HHS removed Login from its grantee payment system after funding theft

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Hackers used data from a federal contracting hub to steal funding from seven grantee organizations in an HHS breach that occurred last year. Both HHS and GSA say that Login.gov was not compromised or connected to the theft.

The Department of Health and Human Services quietly removed federal government single sign-on tool Login.gov from its grantee payment platform in a bid to beef up security after hackers hauled away millions of dollars from multiple grant recipient organizations last year.

In February, HHS installed private sector tool ID.me for users to access its Payment Management System — which processes grant payments for government agencies — after thieves gained access to the platform, HHS confirmed to Nextgov/FCW

The thieves mimicked grantees with data from SAM.gov — the federal government’s system that manages contract award data — as well as publicly available information, allowing them to impersonate real employees at grant recipient organizations and change their banking information, HHS confirmed. Seven grantee organizations were affected.

The breach, which occurred between March 2023 and the end of that year, was first reported by Bloomberg News in January. The bad actors hauled away $7.5 million, though that number could grow as internal assessments of the incident continue.

Both HHS and the General Services Administration, which runs Login.gov, say that the identity system was not connected to the theft, and that none of its accounts were compromised.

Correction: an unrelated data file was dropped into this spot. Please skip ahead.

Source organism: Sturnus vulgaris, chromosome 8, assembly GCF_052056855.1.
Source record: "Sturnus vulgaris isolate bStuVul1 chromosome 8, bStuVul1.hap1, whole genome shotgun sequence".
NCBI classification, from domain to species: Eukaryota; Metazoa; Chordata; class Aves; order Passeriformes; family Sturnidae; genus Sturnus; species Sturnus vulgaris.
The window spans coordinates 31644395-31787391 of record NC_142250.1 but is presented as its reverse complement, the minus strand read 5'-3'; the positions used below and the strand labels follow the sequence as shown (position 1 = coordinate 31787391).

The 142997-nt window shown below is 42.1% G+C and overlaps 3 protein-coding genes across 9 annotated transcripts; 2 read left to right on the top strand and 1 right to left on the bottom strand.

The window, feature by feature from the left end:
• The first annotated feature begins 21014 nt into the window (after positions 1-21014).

But the incident spurred HHS to require that any PMS login options include identity proofing capabilities, resulting in the removal of Login.gov and a two-factor authentication option that had previously been in place via vendor Twilio, a third party authentication tool. The Twilio tool allowed a user with access to a credentialed email or mobile account to obtain a one-time temporary password sent to a user’s device or email, according to the agency.

HHS runs the payment system as a shared service across government, including by the Departments of Homeland Security and Labor and the Pentagon. It’s billed as the largest grants payment and cash management system in the federal government, supporting over 30,000 grant recipient accounts worldwide. 

The new details of the theft, which have not been previously reported, further signal that the system was breached via social engineering techniques, according to a person with knowledge of the incident who spoke on the condition of anonymity because they were not authorized to publicly assess the matter.

According to HHS, because technical security controls weren’t bypassed, the agency deemed the incident a law enforcement matter rather than a cybersecurity incident, after it spoke with the Cybersecurity and Infrastructure Security Agency.

CISA, the FBI and HHS’s oversight office — who were notified of the Login.gov switch — declined to comment. The Office of Management and Budget was also notified and did not respond to multiple requests for comment.